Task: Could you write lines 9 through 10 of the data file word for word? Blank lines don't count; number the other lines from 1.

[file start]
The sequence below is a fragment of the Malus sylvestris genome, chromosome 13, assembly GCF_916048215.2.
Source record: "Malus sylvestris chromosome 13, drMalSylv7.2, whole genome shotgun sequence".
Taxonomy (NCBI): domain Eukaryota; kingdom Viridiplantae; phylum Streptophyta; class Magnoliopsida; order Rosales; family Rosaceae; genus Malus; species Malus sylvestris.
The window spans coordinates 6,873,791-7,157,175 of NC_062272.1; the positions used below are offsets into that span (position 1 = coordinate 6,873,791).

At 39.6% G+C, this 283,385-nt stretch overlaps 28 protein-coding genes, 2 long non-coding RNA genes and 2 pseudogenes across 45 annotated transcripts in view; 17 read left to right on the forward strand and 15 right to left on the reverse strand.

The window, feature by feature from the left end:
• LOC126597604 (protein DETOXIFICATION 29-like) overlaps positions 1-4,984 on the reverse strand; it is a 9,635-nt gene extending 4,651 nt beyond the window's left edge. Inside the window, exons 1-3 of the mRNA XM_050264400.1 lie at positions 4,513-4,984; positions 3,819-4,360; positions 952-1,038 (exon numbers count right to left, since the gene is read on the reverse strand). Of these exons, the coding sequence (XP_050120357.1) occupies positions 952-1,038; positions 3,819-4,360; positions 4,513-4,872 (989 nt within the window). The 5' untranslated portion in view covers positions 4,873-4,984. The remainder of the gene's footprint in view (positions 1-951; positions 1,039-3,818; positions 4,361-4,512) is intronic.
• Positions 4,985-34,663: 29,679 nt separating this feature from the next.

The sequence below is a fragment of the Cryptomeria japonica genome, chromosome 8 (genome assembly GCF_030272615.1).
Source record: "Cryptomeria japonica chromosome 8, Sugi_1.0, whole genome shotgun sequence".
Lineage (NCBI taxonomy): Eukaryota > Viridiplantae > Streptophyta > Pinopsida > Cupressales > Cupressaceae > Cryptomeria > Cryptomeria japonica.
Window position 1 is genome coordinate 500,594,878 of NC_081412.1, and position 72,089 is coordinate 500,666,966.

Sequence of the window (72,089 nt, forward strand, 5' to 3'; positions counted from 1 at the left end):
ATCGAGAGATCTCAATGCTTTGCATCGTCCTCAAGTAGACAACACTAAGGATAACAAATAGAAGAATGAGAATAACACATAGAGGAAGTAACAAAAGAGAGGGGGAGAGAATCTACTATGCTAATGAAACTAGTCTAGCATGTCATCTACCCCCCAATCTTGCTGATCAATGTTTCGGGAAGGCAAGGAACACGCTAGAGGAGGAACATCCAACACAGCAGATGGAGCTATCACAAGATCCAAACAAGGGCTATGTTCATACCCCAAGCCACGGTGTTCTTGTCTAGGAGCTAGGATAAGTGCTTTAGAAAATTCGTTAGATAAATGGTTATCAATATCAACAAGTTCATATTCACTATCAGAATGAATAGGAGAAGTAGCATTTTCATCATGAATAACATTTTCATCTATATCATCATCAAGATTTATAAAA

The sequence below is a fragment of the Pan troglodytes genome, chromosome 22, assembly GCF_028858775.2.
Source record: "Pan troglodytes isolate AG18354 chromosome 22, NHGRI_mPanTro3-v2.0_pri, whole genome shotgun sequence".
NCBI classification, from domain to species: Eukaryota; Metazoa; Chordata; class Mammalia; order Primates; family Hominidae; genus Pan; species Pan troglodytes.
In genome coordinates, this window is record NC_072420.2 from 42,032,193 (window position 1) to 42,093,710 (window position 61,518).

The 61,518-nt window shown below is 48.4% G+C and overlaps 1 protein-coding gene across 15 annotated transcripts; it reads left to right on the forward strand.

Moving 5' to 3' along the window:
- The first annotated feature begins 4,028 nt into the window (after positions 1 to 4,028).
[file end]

The sequence below is a fragment of the Cryptomeria japonica genome, chromosome 8 (genome assembly GCF_030272615.1).
Source record: "Cryptomeria japonica chromosome 8, Sugi_1.0, whole genome shotgun sequence".